Patricia Salmon '54, Charmed Citizen of the World
by Meg Prince Alexander ’94
San Antonio native Patricia Salmon ’54 knew she wanted to travel as soon as she graduated from Trinity with a degree in speech and drama. What she didn’t know was that her desire would turn her into a global traveler and a collector of one of the most rare modern art collections in the world.
Her private Japanese art collection – accumulated over more than 25 years – is now one of the principal collections in the traveling Honolulu Academy of Art exhibit, “Taishō Chic: Japanese Modernity, Nostalgia and Deco” showing at the McNay Art Museum in San Antonio from March 15-June 5, 2005.
Promoted as “one of the most unusual modern art exhibitions ever presented in San Antonio,” the exhibit focuses on art of the Greater Taishō Era (1900-1935), marking a time when all aspects of Japanese culture embraced Western influences.
Salmon, recruited to join Pan American Airways as a flight attendant during her senior year at Trinity, traveled to South America, Australia, Tokyo, Hong Kong and Bangkok. “I just fell in love with Asia,” she says.
Years after leaving Pan Am, she was still hoping for a reason to return to the region. A television documentary about Western charm schools in Asia gave her an idea. Although she barely spoke a word of Japanese, Salmon found herself moving to Japan in 1961.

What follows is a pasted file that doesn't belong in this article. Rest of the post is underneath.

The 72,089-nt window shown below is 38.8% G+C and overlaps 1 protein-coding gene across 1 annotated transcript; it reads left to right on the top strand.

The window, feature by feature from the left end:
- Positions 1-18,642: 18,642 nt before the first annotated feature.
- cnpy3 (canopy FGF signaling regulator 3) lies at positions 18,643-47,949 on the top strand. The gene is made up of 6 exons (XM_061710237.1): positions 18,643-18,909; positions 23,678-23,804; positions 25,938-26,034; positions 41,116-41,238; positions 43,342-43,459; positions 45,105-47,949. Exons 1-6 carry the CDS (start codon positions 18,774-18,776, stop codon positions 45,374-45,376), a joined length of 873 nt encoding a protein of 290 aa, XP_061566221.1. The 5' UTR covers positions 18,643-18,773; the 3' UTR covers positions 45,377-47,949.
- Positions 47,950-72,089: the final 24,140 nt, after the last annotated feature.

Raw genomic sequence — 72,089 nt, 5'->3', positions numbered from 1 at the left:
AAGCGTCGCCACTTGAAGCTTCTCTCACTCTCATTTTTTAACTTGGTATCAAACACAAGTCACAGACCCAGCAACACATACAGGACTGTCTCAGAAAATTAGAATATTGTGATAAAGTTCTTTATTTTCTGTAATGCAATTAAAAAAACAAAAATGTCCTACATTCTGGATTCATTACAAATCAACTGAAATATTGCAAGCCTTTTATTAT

Originally intending to teach charm school to Japanese women, Salmon’s business enterprise developed into a modeling agency – the first of its kind to supply American models for Japanese advertisements. In her spare time, she began collecting antiques. Eventually, she was writing a column on antiquing for a local English language newspaper. “I realized then that I didn’t know much, so I started studying diligently,” she says.
Her passion for Asian art and antiques took over, and in 1970, she sold her modeling agency and started her next career. By 1976, Salmon had published her first book, “Japanese Antiques” and became a partner in The Gallery, a Tokyo antique shop. It was during this time that she became especially drawn to Japanese art created in the first half of the 20th century.
More than 25 years later, her formidable Taisho collection was partly donated and partly sold to the Honolulu Academy of Art.
She says she would advise Trinity alumni and students to pursue their dreams. “My Trinity background gave me the idea – and the courage – that if you see something that needs help, you should help.”
Today, Salmon is a private dealer and consultant, advising museums and individual clients from her home base in Hilo, Hawaii. She continues to collect art from the Taishō period because of its scarcity, and she travels regularly to Japan